Autumn is when seasonal cottage and rural water systems across Canada need to be drained for winter. Success is vital, and the reason is because of an unusual physical property. Water is one of the few liquids that expands as it freezes, and not even metal can contain the pressure without splitting.
There are three broad tasks involved in draining a seasonal water system:
- removing water from the main intake line
- draining the pump and pressure tank
- removing water from distribution pipes, drain traps, faucets, toilets and the hot water tank
Switch off power to your pump, open a tap to relieve all pressure, then remove the intake pipe from the lake, river or well that supplies water. It’s usually black plastic and about 2” (50mm) in diameter. Remove the coarse screen on the foot valve at the end of the intake line, then prop open the internal valve with a stick or screwdriver until water stops gushing out.
The top of every water pump includes a threaded plug, often with a square shaped head on top. Use a wrench to remove this plug (turn it counterclockwise) to allow air to enter the intake line as the water drains. If any part of your intake line rests on top of the ground, raise it up as you slowly walk from the pump down towards the foot valve. This action ensures complete drainage.
Now it’s time to drain the water pump itself. Somewhere on the bottom of the pump casing you’ll find a threaded plug. It probably looks quite a bit like the plug you removed from the top of the pump to let air enter the system. Remove this bottom plug after placing some kind of shallow pan underneath to catch the litre or so of water that will drain out.
Draining the taps, supply lines and drain traps of the rest of your water system is going to require observation and judgment. All water systems are unique and you may have to exercise ingenuity to ensure no trapped water remains. Open all faucets, shower taps, outdoor hose connections, etc to allow air to flow into the pipes as water drains out. Without allowing air in, water won’t drain completely.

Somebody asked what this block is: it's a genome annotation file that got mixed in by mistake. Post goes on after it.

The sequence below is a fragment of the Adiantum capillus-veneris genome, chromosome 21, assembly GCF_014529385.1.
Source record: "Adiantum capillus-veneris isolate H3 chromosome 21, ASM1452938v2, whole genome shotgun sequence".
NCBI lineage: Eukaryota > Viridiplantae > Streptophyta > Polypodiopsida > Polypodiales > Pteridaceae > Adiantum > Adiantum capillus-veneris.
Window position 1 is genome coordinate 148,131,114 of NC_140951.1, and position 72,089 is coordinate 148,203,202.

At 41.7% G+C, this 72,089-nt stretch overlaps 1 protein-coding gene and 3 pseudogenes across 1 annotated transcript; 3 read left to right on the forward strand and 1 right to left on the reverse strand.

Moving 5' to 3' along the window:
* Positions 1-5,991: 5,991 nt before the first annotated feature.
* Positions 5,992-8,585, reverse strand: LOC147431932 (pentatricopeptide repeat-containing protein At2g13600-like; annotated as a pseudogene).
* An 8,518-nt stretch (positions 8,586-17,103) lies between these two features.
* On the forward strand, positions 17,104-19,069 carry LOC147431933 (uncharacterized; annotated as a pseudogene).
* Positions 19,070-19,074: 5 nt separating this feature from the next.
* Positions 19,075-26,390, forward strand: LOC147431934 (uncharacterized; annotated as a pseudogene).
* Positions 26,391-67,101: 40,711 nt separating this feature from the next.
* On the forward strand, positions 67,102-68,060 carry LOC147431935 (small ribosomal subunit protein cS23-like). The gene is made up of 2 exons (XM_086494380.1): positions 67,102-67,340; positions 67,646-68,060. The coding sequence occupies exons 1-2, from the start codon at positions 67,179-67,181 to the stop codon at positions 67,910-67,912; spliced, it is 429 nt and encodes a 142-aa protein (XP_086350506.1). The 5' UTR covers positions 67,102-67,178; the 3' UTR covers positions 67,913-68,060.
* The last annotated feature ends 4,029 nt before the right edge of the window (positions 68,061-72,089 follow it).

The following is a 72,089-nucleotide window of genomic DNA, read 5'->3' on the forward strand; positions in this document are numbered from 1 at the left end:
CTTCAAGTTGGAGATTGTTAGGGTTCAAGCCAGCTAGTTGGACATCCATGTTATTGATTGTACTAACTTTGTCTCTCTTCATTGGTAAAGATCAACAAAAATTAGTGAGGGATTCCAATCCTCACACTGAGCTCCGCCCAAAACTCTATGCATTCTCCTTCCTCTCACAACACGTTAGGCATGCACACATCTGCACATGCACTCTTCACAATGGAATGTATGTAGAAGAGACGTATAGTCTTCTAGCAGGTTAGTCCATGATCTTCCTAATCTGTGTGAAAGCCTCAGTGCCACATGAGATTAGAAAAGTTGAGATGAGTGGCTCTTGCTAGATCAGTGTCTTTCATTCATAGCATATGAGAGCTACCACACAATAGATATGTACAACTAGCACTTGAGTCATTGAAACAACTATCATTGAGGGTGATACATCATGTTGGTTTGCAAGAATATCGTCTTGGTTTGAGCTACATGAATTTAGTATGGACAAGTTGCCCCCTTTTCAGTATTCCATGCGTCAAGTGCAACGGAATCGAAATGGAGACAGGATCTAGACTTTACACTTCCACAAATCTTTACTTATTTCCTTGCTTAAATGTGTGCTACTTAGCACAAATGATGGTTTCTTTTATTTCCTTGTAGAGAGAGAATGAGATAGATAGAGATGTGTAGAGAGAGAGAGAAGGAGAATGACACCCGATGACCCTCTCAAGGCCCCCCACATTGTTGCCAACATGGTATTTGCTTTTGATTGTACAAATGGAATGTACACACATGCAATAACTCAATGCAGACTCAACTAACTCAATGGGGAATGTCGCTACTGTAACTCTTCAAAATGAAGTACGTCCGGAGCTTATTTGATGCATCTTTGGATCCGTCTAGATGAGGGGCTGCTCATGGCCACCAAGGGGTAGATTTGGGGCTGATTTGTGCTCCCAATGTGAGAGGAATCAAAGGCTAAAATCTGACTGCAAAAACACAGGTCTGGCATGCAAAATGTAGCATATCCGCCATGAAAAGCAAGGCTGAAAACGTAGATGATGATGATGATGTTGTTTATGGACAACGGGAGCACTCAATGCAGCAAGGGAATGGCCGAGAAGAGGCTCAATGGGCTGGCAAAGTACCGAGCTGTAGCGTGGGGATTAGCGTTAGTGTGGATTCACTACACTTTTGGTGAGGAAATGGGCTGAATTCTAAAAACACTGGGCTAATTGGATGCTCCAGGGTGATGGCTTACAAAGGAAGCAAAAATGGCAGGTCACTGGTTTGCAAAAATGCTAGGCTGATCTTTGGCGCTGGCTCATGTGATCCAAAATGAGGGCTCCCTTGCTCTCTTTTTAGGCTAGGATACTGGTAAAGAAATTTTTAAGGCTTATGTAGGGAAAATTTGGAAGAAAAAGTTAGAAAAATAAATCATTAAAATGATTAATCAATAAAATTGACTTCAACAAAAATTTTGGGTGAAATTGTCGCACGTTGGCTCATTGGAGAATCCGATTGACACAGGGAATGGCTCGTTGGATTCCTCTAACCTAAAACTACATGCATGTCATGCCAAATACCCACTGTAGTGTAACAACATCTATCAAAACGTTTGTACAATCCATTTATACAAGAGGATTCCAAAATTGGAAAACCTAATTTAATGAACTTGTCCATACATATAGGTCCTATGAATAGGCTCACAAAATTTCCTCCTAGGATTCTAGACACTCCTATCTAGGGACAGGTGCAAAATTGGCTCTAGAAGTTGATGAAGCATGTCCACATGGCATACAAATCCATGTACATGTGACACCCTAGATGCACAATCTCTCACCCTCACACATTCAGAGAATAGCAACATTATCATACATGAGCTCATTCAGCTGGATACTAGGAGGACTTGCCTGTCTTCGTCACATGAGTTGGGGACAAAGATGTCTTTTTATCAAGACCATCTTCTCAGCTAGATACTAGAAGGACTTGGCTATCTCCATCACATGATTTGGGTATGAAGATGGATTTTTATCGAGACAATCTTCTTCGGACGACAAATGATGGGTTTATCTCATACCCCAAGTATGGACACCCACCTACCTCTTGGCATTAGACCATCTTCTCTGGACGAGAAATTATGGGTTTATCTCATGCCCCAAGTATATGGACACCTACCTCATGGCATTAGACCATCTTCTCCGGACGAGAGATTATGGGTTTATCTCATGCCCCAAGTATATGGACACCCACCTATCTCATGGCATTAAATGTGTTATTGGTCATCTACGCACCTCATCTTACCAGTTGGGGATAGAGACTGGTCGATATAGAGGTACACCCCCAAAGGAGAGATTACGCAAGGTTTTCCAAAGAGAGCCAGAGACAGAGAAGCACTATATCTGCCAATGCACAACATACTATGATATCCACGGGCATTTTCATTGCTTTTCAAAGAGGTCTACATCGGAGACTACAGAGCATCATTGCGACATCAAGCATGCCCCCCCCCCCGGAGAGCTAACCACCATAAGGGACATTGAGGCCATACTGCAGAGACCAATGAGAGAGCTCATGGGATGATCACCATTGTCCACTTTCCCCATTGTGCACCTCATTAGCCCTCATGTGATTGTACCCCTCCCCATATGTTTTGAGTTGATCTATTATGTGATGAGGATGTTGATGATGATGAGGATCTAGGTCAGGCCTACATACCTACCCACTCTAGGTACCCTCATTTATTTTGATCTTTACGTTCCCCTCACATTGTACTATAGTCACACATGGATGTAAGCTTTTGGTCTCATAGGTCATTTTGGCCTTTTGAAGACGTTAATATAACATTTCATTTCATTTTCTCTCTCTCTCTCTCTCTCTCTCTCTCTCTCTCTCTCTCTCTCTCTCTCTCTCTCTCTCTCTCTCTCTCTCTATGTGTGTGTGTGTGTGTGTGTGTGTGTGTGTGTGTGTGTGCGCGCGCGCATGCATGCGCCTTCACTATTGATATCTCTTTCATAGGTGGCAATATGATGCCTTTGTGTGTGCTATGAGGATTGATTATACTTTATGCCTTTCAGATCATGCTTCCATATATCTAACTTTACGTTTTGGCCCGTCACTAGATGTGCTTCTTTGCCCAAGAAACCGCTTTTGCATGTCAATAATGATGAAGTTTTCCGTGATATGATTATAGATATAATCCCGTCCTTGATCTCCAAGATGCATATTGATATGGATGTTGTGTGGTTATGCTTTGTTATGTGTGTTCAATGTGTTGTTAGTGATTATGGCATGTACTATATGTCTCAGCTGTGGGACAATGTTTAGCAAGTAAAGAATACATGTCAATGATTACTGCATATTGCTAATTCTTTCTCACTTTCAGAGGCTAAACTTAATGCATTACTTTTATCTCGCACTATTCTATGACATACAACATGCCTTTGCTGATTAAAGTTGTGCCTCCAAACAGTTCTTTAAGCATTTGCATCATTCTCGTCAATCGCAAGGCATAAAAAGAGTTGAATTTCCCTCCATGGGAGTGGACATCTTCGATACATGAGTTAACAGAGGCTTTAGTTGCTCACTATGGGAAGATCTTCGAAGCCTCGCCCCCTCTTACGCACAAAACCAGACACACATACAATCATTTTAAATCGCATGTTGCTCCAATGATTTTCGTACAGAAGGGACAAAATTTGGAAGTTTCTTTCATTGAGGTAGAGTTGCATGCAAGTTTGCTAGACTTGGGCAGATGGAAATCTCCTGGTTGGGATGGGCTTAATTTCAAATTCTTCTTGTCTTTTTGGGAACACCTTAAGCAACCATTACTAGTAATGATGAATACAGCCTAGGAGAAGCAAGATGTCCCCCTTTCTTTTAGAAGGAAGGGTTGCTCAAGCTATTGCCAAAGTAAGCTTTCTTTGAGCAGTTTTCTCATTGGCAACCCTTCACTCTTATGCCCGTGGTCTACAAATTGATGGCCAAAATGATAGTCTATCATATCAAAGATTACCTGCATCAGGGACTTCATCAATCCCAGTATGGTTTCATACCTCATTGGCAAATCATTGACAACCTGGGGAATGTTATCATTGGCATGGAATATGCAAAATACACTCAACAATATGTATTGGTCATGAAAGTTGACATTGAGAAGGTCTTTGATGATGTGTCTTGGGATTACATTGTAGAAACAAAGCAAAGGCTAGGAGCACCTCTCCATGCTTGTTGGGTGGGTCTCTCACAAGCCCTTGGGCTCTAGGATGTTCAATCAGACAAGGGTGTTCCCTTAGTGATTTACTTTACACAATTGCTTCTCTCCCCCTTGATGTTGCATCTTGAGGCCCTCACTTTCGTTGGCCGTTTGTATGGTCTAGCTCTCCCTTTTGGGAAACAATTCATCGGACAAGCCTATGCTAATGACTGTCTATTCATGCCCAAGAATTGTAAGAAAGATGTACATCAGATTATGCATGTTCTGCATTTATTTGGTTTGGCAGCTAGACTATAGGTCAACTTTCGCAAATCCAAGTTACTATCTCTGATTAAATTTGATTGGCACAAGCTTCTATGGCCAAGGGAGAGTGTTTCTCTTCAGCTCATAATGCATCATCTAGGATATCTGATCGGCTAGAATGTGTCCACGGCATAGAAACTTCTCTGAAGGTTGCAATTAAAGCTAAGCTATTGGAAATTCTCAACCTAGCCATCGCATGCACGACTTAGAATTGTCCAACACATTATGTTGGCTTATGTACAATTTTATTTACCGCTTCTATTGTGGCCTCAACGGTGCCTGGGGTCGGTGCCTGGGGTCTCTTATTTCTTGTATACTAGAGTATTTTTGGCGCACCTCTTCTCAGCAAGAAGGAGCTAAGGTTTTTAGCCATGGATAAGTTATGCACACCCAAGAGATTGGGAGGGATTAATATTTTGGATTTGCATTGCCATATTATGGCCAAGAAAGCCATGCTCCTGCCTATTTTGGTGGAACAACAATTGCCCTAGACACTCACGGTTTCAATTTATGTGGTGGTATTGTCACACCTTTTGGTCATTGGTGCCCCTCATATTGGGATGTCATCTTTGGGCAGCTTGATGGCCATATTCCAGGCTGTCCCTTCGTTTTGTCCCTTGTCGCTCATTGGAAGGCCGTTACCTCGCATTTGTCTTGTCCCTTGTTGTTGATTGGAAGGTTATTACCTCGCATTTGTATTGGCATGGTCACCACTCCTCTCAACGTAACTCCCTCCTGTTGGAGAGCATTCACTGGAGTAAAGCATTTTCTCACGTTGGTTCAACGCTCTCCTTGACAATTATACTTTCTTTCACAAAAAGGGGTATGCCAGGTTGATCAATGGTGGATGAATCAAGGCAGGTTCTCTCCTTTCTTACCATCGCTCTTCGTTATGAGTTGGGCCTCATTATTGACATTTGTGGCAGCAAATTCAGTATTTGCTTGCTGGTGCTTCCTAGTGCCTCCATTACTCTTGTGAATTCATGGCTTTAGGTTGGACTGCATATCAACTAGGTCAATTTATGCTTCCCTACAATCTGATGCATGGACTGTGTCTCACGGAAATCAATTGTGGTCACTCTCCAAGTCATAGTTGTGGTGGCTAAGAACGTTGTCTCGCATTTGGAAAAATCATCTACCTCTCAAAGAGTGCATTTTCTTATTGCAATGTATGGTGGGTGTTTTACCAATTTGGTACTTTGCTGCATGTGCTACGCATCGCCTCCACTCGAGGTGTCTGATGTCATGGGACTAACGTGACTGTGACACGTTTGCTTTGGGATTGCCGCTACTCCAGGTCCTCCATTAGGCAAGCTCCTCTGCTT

While your supply pipes are draining, flush out all water in your toilet tanks, then use a large sponge to get rid of what’s left. Although you can’t completely drain the toilet bowl itself, use the sponge to sop up and remove as much water as possible. Add non-toxic, plumbing anti-freeze to the bowl to make sure that any remaining water does not freeze. If your water system is powered by a piston pump (they have visible drive belts), reinstall the bottom drain plug and fill the pumping chamber with more antifreeze to keep internal valves wet and supple.
Open the drain valve leading from the bottom of your hot water tank and keep it open until water stops coming out.
If you’ve got a lever-style pressure relief valve on the top of the hot water tank, prop it open to allow air easier access into the tank as water drains.
Finish up by removing the plugs at the bottom of all drain traps to let water fall into a bucket. If some traps don’t have drain plugs, pour 1 1/2 cups of plumbing antifreeze into them for frost protection.
All this sounds more complicated on paper than it will after a season or two of successful draining. It’s a chore, yes, but necessary for anyone with a water system that’s not protected against frost. And at least you gain comfort knowing that this typically Canadian chore is one of the things that binds this country together.